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In Our Spotlight

Lindiwe Sibeko, extension assistant professor in nutrition

Lindiwe Sibeko: Committed to Improving Women’s Health

If you talk with Lindiwe—Lindi—Sibeko for more than a minute, you will find yourself immersed in a wide-ranging conversation about her work, both here in Massachusetts and around the globe. Her career in nutrition has taken her from South Africa to Canada (including indigenous communities in Northern Quebec) to Tanzania and, now, to UMass Amherst.

Sibeko has a passion for people and their health care, especially women and children who do not have easy access to it. In South Africa, she worked with HIV-infected mothers investigating safe breast-feeding strategies. In Canada, her work was centered on health disparity issues for low-income women and children. Her career is far-reaching; it involves nutrition and transcultural mental health determinants of reproductive health among immigrant and low-income women, and she is an international board-certified lactation consultant.

Sibeko’s worldwide impacts

Sibeko is truly a global citizen. She was born in South Africa but left at age four to move with her family to Tanzania, where she lived until she was ten years old. England was next, for five years, and then she was on to New York City (with a long jog up to Canada). This unique international perspective contributes to her understanding of the health care situation around the world: both the areas with good services and those where infrastructure and outreach are sorely lacking.

Although Dr. Sibeko trained as a dietician, her resume and journey extend well beyond that one title. She manages to combine genuine warmth with the knowledge gained from in-depth education and broad work experience--plus a strong dose of goodwill.  She seeks to affect change from the inside out, by building trust with those with whom she works. Reflecting on her work she says, “The power of people receiving what is meaningful for them opens them up to others in a respectful way; this is what happens when they are treated with dignity.” She reports that her work benefits by seeing assets in communities and understanding that both her Extension and research work involves a process of exchanging knowledge. “I have learned that community-based work, if it has a hope of shifting behavior, requires a partnership approach….  there is a co-learning process that evolves, where listening without judgment is critical. This means that over the years, I have truly learned to honor experiential knowledge”. She lets people know, “I am here to learn from you.”  She believes that openness builds trust and sets the stage for real change within communities.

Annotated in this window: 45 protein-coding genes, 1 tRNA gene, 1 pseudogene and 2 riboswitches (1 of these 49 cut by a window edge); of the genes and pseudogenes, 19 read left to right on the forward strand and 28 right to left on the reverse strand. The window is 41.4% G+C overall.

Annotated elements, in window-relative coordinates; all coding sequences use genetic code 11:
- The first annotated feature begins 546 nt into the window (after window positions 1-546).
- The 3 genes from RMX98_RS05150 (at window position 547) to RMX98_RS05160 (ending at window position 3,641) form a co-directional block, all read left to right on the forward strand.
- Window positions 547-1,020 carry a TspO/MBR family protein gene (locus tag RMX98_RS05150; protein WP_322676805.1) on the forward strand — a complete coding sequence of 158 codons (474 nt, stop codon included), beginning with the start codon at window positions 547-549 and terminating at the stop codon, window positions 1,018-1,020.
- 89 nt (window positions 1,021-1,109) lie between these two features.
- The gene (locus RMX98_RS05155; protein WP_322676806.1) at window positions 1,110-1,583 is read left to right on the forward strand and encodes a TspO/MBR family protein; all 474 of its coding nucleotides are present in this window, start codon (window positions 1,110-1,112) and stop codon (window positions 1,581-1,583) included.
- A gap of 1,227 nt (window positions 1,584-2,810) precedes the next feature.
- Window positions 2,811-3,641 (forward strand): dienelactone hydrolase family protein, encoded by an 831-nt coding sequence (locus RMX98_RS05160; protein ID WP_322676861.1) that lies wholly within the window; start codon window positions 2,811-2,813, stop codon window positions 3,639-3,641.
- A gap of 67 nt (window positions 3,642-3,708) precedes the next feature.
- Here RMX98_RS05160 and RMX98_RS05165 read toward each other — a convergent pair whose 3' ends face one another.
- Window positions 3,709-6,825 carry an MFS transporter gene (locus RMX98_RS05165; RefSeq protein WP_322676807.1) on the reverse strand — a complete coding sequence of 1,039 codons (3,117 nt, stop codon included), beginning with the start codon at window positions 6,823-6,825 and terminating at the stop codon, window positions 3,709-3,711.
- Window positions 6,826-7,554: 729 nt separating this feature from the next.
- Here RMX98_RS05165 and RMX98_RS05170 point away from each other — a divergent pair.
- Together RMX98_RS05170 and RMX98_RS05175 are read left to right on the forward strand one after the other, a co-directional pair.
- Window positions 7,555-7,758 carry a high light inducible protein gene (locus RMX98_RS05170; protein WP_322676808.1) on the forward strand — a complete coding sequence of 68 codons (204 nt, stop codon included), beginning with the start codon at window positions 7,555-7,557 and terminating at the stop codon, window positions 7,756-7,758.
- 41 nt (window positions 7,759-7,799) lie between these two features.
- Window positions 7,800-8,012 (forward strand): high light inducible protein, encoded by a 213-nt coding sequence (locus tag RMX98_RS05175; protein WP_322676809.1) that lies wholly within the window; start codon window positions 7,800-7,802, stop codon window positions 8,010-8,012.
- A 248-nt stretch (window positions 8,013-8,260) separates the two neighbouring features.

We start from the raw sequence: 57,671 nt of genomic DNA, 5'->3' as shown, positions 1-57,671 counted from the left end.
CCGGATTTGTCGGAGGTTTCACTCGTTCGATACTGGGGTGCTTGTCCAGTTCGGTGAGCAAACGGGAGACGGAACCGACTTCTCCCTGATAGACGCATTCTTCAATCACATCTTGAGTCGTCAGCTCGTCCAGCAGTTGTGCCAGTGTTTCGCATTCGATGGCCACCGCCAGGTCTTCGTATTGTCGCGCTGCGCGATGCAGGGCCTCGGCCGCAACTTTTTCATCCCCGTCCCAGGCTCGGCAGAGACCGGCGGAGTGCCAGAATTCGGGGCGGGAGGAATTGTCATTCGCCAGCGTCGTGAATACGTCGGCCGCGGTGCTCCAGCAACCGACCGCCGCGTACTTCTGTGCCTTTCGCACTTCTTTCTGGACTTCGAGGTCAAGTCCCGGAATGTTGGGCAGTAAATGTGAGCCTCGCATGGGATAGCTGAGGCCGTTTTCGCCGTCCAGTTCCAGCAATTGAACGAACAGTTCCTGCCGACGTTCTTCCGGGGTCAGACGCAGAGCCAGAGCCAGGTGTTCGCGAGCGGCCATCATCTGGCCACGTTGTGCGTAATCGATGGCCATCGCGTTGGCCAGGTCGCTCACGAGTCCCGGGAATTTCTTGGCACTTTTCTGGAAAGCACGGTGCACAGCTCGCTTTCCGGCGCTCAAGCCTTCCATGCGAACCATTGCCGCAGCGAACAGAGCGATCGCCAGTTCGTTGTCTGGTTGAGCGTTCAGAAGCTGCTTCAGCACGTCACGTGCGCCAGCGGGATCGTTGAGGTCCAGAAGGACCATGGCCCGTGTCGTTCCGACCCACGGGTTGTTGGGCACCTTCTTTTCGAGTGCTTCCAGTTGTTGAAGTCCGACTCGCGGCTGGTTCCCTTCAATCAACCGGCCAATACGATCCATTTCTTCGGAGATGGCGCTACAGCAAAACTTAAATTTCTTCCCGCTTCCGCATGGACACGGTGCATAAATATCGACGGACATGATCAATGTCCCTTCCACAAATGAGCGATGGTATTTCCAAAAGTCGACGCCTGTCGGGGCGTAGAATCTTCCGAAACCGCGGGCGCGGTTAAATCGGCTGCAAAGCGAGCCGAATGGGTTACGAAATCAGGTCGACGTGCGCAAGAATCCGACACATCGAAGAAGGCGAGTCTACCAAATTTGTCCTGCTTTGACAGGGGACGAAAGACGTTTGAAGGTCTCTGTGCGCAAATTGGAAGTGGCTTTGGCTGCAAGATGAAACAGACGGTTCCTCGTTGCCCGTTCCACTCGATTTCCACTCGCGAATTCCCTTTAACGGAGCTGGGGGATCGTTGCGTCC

For example, when Sibeko was working as a community nutritionist at a community health center clinic in North Kingston, in Ontario, the issues were multi-layered: failure to thrive, food insecurity, non-existent prenatal care, and cyclical poverty. She found that superficial help was not making any impact and she needed to go deeper.  Sibeko rolled up her sleeves and made her presence in the community known. She visited private homes, sat with people and listened. Slowly, barriers were broken down. She used home visits to make nutrition counseling more relevant, starting at individual levels and working towards wider community impacts. She credits success to, in part, involving volunteers from inside the communities themselves. Many of these were women who, once their immediate issues were addressed and they were offered real tasks that had meaning, helped create sustainable programs.